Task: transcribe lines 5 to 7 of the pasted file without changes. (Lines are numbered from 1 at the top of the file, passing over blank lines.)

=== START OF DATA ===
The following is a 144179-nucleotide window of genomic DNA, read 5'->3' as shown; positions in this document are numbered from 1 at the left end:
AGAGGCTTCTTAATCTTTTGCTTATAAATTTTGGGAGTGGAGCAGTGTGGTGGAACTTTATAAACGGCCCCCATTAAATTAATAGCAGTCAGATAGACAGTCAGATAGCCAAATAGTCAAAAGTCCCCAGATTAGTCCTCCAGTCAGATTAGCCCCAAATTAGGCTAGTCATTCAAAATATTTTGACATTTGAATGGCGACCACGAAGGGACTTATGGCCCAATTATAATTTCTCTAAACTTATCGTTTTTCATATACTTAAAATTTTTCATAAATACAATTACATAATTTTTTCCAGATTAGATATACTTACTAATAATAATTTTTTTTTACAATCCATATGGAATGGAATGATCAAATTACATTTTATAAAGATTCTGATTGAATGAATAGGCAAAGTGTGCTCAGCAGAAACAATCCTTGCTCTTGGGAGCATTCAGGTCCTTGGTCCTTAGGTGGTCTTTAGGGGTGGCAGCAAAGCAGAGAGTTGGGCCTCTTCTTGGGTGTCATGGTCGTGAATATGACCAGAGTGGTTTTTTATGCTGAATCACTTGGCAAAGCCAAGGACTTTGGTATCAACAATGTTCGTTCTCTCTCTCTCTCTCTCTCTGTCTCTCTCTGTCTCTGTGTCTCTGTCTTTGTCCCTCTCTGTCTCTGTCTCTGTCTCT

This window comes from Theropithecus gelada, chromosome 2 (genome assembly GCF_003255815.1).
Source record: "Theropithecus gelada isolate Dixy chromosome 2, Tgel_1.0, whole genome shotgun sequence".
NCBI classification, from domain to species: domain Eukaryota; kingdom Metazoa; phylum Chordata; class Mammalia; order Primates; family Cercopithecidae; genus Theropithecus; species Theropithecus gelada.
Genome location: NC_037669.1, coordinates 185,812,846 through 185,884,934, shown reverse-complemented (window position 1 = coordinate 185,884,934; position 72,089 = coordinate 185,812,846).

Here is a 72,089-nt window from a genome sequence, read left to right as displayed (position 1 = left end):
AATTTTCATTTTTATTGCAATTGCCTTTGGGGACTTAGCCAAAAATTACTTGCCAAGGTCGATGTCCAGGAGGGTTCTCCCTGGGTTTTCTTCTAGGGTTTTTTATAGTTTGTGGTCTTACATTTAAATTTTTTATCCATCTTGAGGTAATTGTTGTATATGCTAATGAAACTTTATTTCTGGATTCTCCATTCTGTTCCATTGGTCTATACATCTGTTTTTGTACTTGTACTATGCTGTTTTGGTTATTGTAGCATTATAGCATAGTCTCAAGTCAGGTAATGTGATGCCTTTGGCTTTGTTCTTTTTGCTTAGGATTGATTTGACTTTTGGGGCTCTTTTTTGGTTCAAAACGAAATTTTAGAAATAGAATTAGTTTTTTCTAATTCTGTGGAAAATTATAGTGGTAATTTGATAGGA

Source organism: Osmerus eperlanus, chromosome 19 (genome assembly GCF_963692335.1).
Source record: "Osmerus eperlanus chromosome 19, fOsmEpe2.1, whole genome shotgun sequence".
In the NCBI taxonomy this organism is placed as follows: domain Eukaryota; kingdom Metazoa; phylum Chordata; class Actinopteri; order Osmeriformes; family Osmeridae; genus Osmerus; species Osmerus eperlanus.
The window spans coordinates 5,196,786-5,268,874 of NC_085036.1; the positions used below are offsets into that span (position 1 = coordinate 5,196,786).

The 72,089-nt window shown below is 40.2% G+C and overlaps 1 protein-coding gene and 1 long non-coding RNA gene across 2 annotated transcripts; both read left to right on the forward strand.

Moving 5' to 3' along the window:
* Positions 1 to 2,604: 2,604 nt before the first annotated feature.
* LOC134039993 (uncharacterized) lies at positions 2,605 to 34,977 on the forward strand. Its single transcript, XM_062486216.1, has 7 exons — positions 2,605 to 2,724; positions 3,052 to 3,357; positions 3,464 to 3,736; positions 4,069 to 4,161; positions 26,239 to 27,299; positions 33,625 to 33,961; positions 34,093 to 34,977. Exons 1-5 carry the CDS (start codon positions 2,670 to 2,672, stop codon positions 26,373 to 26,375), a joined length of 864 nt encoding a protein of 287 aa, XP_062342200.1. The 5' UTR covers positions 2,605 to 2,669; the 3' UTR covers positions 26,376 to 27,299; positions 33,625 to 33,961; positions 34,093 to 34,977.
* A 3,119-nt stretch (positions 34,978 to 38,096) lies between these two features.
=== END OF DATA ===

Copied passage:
NCBI classification, from domain to species: domain Eukaryota; kingdom Metazoa; phylum Chordata; class Mammalia; order Primates; family Cercopithecidae; genus Theropithecus; species Theropithecus gelada.
Genome location: NC_037669.1, coordinates 185,812,846 through 185,884,934, shown reverse-complemented (window position 1 = coordinate 185,884,934; position 72,089 = coordinate 185,812,846).

Here is a 72,089-nt window from a genome sequence, read left to right as displayed (position 1 = left end):